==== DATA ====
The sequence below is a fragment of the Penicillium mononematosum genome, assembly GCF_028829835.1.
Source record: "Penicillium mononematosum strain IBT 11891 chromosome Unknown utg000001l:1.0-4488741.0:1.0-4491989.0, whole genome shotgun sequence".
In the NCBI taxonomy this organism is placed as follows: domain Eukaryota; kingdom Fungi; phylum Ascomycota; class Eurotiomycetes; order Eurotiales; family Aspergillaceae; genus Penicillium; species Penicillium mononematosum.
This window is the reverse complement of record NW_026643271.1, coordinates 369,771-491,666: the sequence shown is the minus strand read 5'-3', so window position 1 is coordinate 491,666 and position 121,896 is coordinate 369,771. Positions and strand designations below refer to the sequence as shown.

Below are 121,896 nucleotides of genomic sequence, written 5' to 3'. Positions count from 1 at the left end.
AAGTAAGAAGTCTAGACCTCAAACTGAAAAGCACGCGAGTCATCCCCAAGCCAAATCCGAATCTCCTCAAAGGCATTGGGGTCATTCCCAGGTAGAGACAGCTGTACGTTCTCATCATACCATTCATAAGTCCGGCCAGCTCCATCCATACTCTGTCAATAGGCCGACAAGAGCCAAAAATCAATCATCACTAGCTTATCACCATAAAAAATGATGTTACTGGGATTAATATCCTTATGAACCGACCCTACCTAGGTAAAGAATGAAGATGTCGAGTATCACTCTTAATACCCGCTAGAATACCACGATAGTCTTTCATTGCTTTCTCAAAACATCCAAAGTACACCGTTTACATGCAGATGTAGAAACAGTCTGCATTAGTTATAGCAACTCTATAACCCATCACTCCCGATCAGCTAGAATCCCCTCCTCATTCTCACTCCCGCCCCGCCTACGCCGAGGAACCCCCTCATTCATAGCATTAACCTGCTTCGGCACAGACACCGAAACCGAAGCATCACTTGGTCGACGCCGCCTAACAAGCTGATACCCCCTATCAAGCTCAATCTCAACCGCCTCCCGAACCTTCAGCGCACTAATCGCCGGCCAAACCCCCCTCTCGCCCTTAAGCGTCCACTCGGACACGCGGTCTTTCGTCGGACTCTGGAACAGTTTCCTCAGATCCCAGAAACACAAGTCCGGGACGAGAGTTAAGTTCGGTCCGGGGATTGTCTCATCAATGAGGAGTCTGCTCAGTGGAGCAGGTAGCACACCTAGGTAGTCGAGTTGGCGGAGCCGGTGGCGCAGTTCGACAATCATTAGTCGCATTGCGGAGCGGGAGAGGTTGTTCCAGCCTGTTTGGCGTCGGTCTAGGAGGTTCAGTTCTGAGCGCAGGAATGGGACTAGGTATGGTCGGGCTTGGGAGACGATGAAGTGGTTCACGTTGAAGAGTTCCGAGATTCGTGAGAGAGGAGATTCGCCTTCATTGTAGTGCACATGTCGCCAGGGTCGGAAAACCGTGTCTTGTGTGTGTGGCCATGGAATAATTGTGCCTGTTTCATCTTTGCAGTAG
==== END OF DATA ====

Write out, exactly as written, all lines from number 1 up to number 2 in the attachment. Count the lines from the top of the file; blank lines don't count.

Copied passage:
The sequence below is a fragment of the Penicillium mononematosum genome, assembly GCF_028829835.1.
Source record: "Penicillium mononematosum strain IBT 11891 chromosome Unknown utg000001l:1.0-4488741.0:1.0-4491989.0, whole genome shotgun sequence".